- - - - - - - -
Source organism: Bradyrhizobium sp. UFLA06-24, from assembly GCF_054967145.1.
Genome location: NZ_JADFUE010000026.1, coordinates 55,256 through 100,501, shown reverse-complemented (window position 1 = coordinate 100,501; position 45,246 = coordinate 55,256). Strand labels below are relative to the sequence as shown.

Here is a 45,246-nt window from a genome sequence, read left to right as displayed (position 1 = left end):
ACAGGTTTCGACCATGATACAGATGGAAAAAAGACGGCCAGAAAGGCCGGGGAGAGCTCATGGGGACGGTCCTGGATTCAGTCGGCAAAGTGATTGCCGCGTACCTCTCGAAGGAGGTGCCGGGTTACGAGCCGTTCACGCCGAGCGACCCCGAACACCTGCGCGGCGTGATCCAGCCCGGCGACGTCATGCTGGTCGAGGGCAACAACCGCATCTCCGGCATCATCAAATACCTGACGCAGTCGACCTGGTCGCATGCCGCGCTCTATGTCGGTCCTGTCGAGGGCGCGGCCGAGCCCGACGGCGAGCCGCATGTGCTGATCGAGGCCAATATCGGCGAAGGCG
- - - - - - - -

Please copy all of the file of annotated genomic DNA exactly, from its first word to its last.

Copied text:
Source organism: Bradyrhizobium sp. UFLA06-24, from assembly GCF_054967145.1.
Genome location: NZ_JADFUE010000026.1, coordinates 55,256 through 100,501, shown reverse-complemented (window position 1 = coordinate 100,501; position 45,246 = coordinate 55,256). Strand labels below are relative to the sequence as shown.

Here is a 45,246-nt window from a genome sequence, read left to right as displayed (position 1 = left end):
ACAGGTTTCGACCATGATACAGATGGAAAAAAGACGGCCAGAAAGGCCGGGGAGAGCTCATGGGGACGGTCCTGGATTCAGTCGGCAAAGTGATTGCCGCGTACCTCTCGAAGGAGGTGCCGGGTTACGAGCCGTTCACGCCGAGCGACCCCGAACACCTGCGCGGCGTGATCCAGCCCGGCGACGTCATGCTGGTCGAGGGCAACAACCGCATCTCCGGCATCATCAAATACCTGACGCAGTCGACCTGGTCGCATGCCGCGCTCTATGTCGGTCCTGTCGAGGGCGCGGCCGAGCCCGACGGCGAGCCGCATGTGCTGATCGAGGCCAATATCGGCGAAGGCG